To Die in Spring: Ralf Rothmann is a little book, but it packs quite the emotional wallop, dealing, as it does, with the darkest days of the Second World Wars, and the shadow that history casts across the generations. Distant, silent, often drunk, Walter Urban is a difficult man to have as a father. But his son is curious about Walter’s experiences during World War II, and so makes him a present of a blank notebook in which to write down his memories. But when Walter dies, leaving only the barest skeleton of a story behind, his son resolves to fill in the gaps himself, rightly or wrongly, with what he can piece together of his father’s early life. This, then, is the story of Walter and his dangerously outspoken friend Friedrich Caroli, who are tricked into volunteering for the army during the spring of 1945: the last, and in many ways the worst, months of the war, enduring horrors that will lead both men to do what they previously imagined unthinkable. This book is being hailed already as a modern masterpiece, with Kirkus Reviews declaring “Rothmann’s writing is spare and vivid, nearly cinematic. It is also crucial: German accounts of WWII have been relatively rare and slow in coming, especially when it comes to descriptions of their country’s own suffering. Rothmann is unflinching in his accounts of both German atrocities and misery . . . A spectacular novel . . . Searing, haunting, incandescent”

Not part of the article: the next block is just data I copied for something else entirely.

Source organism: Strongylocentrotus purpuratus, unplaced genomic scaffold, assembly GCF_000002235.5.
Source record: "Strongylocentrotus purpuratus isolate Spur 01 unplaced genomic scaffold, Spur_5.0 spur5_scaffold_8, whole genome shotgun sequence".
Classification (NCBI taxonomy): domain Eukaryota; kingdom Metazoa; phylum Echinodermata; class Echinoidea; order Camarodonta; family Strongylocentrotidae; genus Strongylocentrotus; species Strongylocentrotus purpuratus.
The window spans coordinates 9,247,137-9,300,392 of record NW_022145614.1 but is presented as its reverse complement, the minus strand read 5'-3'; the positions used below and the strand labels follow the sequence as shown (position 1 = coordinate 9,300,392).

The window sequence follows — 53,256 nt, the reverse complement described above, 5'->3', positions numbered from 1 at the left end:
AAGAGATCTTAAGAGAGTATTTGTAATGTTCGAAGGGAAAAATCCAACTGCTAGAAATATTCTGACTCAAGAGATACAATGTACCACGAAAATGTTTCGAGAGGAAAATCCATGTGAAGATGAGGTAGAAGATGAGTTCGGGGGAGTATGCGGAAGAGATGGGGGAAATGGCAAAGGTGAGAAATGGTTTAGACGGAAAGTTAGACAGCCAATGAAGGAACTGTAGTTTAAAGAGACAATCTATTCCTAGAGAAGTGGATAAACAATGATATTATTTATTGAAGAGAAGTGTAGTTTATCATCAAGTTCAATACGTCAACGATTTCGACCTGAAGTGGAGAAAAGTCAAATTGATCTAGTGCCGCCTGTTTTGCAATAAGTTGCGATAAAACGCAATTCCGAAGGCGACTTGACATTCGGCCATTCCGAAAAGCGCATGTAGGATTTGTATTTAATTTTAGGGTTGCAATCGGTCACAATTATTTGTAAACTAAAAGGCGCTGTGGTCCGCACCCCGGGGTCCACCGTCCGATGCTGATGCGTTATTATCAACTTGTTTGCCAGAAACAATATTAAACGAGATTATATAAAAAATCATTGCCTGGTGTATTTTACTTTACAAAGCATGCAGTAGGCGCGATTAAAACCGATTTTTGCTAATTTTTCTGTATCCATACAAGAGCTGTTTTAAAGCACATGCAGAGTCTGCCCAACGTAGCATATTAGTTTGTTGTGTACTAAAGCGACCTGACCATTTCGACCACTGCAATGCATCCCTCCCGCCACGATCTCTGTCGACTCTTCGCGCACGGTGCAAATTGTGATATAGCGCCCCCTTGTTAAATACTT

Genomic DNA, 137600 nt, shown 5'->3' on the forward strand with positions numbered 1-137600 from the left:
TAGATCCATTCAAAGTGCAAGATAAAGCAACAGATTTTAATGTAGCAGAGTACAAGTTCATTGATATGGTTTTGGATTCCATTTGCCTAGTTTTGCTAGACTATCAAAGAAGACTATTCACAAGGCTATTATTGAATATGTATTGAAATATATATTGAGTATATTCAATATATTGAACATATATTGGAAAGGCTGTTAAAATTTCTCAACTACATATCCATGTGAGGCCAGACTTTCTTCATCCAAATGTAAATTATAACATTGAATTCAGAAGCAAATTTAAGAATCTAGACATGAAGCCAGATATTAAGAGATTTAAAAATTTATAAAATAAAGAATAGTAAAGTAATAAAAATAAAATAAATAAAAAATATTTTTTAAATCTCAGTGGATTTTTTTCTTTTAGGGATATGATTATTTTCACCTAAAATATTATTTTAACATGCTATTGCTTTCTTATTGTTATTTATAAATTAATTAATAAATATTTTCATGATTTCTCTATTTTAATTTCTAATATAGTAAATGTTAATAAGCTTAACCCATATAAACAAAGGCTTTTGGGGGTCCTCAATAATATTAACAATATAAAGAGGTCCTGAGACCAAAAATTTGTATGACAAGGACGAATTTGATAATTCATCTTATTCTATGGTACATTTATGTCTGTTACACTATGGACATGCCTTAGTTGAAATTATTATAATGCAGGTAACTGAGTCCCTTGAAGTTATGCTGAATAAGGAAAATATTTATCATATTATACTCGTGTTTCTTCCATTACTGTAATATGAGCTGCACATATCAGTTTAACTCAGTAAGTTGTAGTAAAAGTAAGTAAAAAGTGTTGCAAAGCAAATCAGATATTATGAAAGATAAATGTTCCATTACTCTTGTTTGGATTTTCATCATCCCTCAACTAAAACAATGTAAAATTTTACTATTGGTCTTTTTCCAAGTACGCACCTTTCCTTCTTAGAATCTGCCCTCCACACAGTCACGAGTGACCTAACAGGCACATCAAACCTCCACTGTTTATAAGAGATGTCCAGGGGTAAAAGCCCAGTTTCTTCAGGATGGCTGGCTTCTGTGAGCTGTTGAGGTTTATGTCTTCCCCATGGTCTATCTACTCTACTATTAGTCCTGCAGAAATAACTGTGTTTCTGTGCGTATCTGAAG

Going Dark: The Lost Platoon: From bestselling author Monica McCarty comes a new contemporary romance full of suspense, international intrigue, and some fascinating settings that kicks off what promises to be a sensational new series. Marine ecologist Annie Henderson joins her new boyfriend on a trip to the Western Isles of Scotland to protest a hazardous offshore drilling venture. When she realizes that she may be swept up in something far more dangerous than she’d intended, there is only one man she can turn to. . . .She and the mysterious but sexy dive boat captain haven’t exactly gotten off to the best start, but something about his quiet confidence makes her think that he’s the kind of man she can depend on. Because he’s gruff and guarded, she can tell Dan Warren has secrets. But she could never imagine how high the stakes are for him to keep his cover, even as he risks everything to protect her. Fans will know that McCarty always delivers a unique story with refreshingly inventive characters…and new readers have a perfect place to get started with this story! RT Book Reviews loves this book, noting “A master storyteller…McCarty breathes life into her memorable characters as they face dangerous adventures. The fresh plots, infused with romance and passion, are also brimming with history and drama.”